and in savanna-woodland habitat, could be used to obtain
information about a groups ranging behavior and thereby
be used as a tool to aid monitoring wild populations. We
focused on long-distance sounds produced by chimpan-
zees, namely drummingwith hands and feet on the but-
tress roots of trees and the pant hootvocalization [33, 34].
The pant hoot is a long, compound call composed pri-
marily of hoosand screams[35]. Both are long range
acoustic signals that can be heard at a distance of up to
1 km [35, 36]. These calls are particularly significant for
chimpanzees since they live in a fission-fusion society
in which community members travel in smaller sub-
groups, or parties. The long-distance pant hoots and
drums function to maintain contact with individuals
travelling in different parties and to coordinate group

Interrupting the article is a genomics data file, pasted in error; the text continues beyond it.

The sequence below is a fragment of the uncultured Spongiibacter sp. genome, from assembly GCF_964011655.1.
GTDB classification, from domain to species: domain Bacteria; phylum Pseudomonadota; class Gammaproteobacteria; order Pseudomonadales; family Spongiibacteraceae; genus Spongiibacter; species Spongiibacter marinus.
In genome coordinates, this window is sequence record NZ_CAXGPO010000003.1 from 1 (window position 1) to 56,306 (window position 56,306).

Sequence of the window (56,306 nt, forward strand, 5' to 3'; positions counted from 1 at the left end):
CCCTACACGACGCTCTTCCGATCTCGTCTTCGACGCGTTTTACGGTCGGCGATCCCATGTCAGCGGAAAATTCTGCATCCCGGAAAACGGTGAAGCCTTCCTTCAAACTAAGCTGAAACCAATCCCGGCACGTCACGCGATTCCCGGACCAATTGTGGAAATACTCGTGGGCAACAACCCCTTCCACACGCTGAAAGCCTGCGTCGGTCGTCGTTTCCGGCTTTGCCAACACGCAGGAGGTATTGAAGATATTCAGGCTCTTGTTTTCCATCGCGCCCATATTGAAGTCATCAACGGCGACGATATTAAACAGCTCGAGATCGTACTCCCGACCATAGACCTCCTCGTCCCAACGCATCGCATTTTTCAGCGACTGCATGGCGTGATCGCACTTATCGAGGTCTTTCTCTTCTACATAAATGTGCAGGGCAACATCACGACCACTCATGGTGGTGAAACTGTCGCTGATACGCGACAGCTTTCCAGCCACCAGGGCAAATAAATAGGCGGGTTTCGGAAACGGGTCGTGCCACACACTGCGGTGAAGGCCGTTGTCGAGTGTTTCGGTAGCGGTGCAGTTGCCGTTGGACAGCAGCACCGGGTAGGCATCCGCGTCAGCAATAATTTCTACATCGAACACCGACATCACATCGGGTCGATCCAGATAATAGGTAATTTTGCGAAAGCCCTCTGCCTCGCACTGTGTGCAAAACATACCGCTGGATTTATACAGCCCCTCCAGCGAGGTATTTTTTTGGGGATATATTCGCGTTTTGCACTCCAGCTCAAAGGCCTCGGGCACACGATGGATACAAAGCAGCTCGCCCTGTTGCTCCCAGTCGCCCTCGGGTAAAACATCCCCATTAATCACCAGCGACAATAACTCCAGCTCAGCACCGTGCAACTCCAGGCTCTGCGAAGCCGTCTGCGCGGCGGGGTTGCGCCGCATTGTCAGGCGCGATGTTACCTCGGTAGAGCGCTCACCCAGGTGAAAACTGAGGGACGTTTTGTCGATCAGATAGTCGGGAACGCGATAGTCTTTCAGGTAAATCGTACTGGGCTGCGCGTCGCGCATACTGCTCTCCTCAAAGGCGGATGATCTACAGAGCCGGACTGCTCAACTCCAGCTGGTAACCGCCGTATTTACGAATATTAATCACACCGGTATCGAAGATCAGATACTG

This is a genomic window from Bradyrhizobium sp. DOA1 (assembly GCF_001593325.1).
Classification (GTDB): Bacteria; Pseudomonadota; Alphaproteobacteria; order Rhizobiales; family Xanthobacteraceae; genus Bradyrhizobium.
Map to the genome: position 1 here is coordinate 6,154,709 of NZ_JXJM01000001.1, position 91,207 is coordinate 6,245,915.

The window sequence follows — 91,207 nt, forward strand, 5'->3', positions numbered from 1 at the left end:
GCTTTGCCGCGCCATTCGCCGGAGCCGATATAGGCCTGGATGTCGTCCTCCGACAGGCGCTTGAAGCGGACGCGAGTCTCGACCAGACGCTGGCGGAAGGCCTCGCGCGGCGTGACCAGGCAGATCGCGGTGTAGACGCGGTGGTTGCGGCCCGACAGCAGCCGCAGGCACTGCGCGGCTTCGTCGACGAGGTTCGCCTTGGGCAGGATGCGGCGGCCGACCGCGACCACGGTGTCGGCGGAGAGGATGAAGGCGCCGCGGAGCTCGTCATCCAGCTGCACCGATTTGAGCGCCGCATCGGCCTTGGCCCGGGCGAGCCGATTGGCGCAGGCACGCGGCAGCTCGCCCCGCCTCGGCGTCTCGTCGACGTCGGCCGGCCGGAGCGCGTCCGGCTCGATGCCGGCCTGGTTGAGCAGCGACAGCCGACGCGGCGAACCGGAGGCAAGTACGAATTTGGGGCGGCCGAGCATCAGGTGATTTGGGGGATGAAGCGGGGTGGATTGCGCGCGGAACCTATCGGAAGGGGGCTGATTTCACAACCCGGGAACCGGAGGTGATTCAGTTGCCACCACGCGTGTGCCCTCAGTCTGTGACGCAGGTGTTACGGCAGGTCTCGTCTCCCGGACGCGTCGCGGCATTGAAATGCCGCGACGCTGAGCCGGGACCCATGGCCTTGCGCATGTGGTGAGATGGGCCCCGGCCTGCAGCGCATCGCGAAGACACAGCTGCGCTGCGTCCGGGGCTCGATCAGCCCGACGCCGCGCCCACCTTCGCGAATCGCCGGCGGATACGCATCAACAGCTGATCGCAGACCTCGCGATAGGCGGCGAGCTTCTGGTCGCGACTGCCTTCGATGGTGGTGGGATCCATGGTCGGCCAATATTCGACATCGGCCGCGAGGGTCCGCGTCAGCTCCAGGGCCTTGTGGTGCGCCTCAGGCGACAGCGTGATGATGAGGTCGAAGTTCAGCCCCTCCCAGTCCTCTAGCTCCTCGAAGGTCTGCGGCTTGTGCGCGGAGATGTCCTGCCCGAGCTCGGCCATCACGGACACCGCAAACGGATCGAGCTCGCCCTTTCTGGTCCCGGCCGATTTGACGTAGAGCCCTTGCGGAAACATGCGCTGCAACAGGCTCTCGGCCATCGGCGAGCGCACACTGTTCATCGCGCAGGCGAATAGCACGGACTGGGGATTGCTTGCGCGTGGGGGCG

movement [33, 37]. First, we tested whether detections
of chimpanzee drums or pant hoots on autonomous
acoustic recording devices were predicted by known
chimpanzee activity. Second, if these long distance acous-
tic signals proved to be reliable indicators of chimpanzee
activity, we further examined whether boundaries of chim-
panzee communities could be identified spatially using
PAM, based on the reasoning that chimpanzee activity is
Kalan et al. Frontiers in Zoology (2016) 13:34 Page 2 of 11
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highest in the core area of the territory [27]; therefore, vo-
calizations were expected to be more frequent in the core
[28]. Third, we asked whether PAM could be used to ob-